(Reuters) - Tate George, a former University of Connecticut star who later played in the National Basketball Association, was sentenced on Thursday to nine years in prison for running what prosecutors called a $2 million real estate Ponzi scheme.
U.S. District Judge Mary Cooper in Trenton, New Jersey, who imposed the sentence, also ordered George to serve three years of supervised release and make $2.55 million of restitution.
The sentence was announced by U.S. Attorney Paul Fishman in New Jersey.
George, 47, of Newark, was convicted in September 2013 on the four wire fraud counts he faced.
Prosecutors said George cashed in on his celebrity from 2005 to 2011 when he raised more than $2 million meant for his real estate development firm, the George Group.
They said George deposited the money in the firm’s bank account and a personal account, and used some of it to repay early investors and to pay for home renovations, mortgages, a birthday party for his daughter, and other expenses.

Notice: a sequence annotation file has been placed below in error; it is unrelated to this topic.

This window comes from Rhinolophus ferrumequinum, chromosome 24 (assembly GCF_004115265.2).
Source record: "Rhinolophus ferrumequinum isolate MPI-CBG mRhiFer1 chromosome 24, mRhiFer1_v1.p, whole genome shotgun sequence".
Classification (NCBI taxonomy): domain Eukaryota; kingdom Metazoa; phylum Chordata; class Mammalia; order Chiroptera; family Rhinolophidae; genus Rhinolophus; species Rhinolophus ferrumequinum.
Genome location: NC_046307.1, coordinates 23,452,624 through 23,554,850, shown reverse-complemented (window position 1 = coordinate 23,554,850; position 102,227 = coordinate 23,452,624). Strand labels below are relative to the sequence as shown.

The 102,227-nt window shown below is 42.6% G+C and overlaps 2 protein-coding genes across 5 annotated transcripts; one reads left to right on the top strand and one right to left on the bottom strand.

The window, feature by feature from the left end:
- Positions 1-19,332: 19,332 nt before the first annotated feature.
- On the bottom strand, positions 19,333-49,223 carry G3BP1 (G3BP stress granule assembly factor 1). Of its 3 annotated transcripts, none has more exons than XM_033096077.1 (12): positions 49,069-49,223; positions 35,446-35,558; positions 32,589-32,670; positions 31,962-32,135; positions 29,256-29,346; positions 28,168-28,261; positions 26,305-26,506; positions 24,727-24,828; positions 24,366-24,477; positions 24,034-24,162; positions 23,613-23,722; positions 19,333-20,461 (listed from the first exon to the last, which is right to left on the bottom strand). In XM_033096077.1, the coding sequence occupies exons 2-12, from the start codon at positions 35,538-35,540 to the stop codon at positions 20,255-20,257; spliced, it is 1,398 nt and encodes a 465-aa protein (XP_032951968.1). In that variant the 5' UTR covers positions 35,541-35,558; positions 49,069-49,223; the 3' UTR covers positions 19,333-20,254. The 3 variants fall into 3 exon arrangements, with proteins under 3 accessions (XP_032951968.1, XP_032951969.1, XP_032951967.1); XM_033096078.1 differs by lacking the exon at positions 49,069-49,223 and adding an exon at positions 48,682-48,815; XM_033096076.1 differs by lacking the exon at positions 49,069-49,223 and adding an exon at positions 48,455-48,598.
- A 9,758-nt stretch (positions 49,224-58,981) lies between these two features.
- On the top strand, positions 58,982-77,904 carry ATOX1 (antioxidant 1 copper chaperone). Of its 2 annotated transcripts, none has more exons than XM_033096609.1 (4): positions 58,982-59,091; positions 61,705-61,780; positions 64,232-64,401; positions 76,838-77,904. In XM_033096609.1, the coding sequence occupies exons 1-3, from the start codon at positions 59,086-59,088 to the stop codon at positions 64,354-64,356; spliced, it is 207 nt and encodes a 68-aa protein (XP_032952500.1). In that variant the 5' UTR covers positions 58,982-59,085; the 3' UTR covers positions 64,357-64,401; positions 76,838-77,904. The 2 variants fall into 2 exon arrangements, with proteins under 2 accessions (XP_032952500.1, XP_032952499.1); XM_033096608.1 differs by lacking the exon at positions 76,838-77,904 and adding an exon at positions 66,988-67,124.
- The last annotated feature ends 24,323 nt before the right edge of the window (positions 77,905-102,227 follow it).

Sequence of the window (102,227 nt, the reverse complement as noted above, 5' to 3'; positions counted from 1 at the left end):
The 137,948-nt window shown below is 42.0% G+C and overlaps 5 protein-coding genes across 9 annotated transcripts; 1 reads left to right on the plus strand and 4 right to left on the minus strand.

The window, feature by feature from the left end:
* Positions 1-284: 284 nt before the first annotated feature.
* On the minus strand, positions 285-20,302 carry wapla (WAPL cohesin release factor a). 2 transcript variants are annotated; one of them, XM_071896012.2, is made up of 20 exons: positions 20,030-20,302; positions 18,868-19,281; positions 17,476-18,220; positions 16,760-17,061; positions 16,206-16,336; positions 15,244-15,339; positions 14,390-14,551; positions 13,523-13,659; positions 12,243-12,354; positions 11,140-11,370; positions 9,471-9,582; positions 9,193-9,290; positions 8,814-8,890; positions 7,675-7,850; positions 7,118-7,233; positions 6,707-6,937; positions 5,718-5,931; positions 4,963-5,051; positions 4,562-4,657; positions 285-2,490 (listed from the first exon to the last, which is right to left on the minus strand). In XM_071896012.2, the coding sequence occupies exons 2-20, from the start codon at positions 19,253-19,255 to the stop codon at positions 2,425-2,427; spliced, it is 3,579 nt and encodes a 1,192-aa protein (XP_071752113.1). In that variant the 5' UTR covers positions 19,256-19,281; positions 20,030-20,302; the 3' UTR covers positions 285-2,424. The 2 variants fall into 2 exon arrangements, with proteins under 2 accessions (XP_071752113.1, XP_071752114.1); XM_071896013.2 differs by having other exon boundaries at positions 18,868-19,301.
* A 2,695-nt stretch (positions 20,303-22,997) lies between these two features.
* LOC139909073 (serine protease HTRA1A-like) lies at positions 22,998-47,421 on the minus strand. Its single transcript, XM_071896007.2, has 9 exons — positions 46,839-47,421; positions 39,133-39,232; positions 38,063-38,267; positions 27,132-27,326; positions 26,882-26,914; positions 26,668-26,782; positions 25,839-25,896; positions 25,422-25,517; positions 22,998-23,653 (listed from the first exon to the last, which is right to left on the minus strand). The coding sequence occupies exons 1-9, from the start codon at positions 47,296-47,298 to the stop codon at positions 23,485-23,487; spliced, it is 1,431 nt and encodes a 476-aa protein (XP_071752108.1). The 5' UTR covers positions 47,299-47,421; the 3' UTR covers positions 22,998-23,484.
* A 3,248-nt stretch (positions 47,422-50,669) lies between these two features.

The defendant represented himself in the case, Fishman said.
George, a 6-foot-5 (2-meter) guard, was a 1990 first-round draft choice for the New Jersey Nets. He played three seasons with that team, and later played for the Milwaukee Bucks.
At UConn, he is remembered for catching a full-court inbounds pass and making a buzzer-beating shot that helped his school beat Clemson during the 1990 NCAA basketball tournament.
The case is U.S. v. George, U.S. District Court, District of New Jersey, No. 12-cr-00204.
Reporting by Jonathan Stempel in New York; Editing by Lisa Shumaker